Afsluitdijk Exhibition/Visitor Centre
Rijkswaterstaat (Ministry of Traffic and Water Management)
Matt van Santvoord (principal in charge), Rene van Raalte, Veerle Vreeke, Anke Sentker, Gerben Starink, Haiko Oosterbaan, Joost Agterberg, Matthijs Coops
Dieben & Meijer Communication (concept and content development) Fabrication Brandwacht en Meijer Exhibits (exhibit construction), Royal Tichelaar Ceramics (tiles), Mansveld (media), Studio America (print), Eurorouting (routing and lettering)
The Afsluitdijk (“Closure Dike”) is a major dike that runs across the former Zuiderzee saltwater inlet in the Netherands and links the western and northern regions of the country. Built between 1927 and 1933, the 32-kilometer megadike represents an important event in the country’s history and is considered a work of art.
In 2007, Holland celebrated the Afsluitdijk’s 75th anniversary and a new visitor center was opened to honor its history and provide information about its socioeconomic and environmental impacts. The design team had only six months to design and implement the components of the exhibition.
Exhibits inside the 200-sq.-meter visitor center were designed to be self-curating, as no guides or security staff are available during operation. The 2D3D team created 10 monolithic displays using rounded, ceramic-tiled forms inspired by the shape of the dike. The displays incorporate illustrations, diagrams, large-scale photos, films, interactives, digital games, and text covering topics such as the dike’s construction, history, and security; water levels; changing climate; and ecological changes in the sea and lake.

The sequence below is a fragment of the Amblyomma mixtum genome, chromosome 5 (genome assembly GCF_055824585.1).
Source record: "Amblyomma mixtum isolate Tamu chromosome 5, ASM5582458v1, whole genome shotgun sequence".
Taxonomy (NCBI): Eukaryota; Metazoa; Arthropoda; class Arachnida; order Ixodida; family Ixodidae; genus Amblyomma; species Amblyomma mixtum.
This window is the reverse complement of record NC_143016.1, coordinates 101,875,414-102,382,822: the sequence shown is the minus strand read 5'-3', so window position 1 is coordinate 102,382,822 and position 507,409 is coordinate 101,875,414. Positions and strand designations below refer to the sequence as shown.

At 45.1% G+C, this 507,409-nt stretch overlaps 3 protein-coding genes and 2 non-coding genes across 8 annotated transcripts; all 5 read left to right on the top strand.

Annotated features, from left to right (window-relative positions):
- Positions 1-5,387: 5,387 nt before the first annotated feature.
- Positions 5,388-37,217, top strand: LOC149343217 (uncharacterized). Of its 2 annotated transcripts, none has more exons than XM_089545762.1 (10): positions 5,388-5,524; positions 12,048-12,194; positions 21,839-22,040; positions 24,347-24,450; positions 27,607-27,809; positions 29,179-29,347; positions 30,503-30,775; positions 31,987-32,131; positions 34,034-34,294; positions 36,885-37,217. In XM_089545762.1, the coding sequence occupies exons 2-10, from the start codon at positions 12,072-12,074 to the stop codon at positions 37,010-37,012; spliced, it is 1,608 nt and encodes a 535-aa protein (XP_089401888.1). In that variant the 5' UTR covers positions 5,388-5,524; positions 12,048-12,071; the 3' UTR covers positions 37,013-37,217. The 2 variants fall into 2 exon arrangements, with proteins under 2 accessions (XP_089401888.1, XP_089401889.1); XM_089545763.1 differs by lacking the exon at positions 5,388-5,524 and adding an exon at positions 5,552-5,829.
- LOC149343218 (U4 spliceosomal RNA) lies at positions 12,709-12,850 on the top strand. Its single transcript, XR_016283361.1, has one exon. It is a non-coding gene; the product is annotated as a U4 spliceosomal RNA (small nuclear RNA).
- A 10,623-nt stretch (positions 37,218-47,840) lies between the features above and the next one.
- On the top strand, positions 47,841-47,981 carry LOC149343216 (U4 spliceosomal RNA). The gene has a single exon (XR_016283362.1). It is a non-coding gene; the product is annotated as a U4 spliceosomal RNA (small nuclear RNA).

Because the dike itself is 32 kilometers long, the team created three additional information points along its surface. The same rounded, ceramic-tiled monolithic forms (these made of concrete) were created at exterior scale (500x200x40 cm). Fired at one of Holland’s celebrated tileworks, the glazed tiles are durable and the forms’ rounded edges recall the dike’s shape and can withstand extreme weather conditions. A 600x600 cm tiled map alongside the dike provides a geographic perspective.
“Simple, quirky, and playful shapes that, in plan, resemble a collection of shapes one might find in a children’s game. The daring use of ceramic tile at times could potentially make the installation a bit cold and sterile, but the strength of the graphics and displays provides a successful counterbalance.”